Chicken skewers are common throughout the Middle East. Variations include the Persian Jujeh Kabab, the Turkish Tavuk Şiş Kebap, the Azerbaijani Toyuq Kababi, the Moroccan Brochette, and this Syrian Shish Taouk. The idea even traveled to Italy and Korea. I made the Italian Chicken Spiedini last month and the Korean Dakkochi in November.
I found this Shish Taouk recipe in An Edible Mosaic: Middle Eastern Fare with Extraordinary Flairby Faith Gorsky, named after her food blog by the same name, An Edible Mosaic. The cookbook features over 100 recipes divided among basic recipes, breads and pies, salads, vegetables and rice side dishes, appetizers and light meals, beans and lentils, chicken and seafood, beef and lamb, desserts, and drinks. She also includes in-depth cooking tips and techniques, tools, and ingredients for those unfamiliar with Middle Eastern cuisine.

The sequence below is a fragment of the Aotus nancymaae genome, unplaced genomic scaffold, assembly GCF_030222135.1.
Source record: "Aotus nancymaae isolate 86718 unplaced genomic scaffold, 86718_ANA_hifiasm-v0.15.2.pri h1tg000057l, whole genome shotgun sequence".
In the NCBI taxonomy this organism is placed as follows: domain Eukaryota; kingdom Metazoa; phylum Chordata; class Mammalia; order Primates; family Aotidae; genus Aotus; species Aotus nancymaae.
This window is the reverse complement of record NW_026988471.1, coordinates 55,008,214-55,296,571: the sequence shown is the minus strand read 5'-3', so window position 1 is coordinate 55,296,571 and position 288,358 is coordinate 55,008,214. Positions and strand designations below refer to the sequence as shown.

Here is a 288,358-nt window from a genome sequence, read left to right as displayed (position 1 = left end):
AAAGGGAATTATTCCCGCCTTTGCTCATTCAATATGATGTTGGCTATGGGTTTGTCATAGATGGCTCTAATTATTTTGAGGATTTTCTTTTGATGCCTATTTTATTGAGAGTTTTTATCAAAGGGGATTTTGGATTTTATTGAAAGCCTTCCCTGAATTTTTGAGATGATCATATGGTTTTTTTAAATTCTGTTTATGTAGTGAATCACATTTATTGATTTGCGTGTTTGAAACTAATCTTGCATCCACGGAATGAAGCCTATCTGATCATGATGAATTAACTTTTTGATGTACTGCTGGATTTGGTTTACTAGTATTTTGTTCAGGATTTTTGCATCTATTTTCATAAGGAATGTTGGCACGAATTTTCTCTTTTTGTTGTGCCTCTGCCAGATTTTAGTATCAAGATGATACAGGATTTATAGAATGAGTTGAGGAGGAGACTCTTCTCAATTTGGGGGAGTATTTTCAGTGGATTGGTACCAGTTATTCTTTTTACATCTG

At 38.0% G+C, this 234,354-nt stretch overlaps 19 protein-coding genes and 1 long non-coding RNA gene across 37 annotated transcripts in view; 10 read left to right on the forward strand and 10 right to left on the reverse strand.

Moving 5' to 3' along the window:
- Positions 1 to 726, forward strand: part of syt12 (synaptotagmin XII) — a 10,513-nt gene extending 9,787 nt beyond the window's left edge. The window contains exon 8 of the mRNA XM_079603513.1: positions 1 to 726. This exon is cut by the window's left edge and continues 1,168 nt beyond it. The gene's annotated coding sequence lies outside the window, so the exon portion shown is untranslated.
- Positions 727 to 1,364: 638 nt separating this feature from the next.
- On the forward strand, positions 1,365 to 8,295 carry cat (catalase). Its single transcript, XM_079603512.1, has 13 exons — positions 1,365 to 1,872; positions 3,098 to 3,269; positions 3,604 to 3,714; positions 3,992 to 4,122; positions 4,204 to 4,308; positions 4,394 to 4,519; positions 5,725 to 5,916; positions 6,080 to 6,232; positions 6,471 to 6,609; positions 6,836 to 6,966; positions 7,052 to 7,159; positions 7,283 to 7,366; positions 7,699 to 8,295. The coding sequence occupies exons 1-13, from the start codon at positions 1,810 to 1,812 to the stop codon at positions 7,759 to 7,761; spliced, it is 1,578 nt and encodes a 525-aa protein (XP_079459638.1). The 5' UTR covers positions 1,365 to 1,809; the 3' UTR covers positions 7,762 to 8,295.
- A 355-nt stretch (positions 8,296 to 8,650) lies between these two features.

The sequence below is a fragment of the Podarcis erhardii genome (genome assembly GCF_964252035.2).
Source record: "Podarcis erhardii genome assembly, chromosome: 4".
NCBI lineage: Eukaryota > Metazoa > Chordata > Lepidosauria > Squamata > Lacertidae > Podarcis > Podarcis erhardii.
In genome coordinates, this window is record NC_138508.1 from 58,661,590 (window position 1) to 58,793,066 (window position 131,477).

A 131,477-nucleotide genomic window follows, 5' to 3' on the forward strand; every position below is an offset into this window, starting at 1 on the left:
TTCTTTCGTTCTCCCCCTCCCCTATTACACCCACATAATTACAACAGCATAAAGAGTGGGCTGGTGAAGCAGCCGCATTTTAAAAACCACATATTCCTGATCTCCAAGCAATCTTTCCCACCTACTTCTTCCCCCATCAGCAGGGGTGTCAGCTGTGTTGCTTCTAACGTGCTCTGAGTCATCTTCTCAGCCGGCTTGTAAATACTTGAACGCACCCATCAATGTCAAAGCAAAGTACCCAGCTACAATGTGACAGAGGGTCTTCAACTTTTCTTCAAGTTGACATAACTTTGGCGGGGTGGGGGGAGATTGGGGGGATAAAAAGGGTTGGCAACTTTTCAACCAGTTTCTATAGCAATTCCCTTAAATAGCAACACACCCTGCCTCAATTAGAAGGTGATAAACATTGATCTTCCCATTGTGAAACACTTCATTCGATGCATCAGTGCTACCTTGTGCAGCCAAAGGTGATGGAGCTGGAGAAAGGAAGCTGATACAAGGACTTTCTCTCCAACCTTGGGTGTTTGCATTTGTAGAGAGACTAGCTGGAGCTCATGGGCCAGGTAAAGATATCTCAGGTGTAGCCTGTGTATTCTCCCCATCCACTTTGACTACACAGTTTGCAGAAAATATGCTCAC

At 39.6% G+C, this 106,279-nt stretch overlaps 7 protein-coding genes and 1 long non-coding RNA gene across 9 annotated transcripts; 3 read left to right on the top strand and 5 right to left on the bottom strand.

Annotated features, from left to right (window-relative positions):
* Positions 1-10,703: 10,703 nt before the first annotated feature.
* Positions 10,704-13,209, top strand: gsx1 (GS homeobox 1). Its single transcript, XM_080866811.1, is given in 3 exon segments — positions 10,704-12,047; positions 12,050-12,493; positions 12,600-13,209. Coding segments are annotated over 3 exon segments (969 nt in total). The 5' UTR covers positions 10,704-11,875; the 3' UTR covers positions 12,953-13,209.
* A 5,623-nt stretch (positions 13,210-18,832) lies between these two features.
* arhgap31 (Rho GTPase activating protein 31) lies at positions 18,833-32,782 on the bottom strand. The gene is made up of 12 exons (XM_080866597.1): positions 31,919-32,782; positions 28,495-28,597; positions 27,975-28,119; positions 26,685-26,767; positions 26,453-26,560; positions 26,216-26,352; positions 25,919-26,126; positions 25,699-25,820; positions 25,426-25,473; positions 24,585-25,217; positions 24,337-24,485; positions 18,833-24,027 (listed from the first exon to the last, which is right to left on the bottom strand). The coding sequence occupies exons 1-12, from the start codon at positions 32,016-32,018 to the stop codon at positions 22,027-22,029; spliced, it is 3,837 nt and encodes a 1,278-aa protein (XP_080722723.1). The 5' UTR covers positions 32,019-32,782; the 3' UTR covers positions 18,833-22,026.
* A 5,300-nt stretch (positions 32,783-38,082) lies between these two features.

This is the first recipe I made from the cookbook. Chad and I really enjoyed it. I am excited to try more and just loved reading Faith Gorsky’s stories. The photographs alone made me want to cook everything at once. I chose Shish Taouk first based on the ease of the recipe. While the chicken was marinating, I made Khubz Arabi (Middle Eastern Flat bread- also featured in the cookbook) to accompany the meal. The skewers offer a complexity of flavors without the difficult preparation. It is easily customized based on how you want to serve it. Most commonly, Shish Taouk is served with flat bread, vegetables, and a garlic mayonnaise sauce (Toum).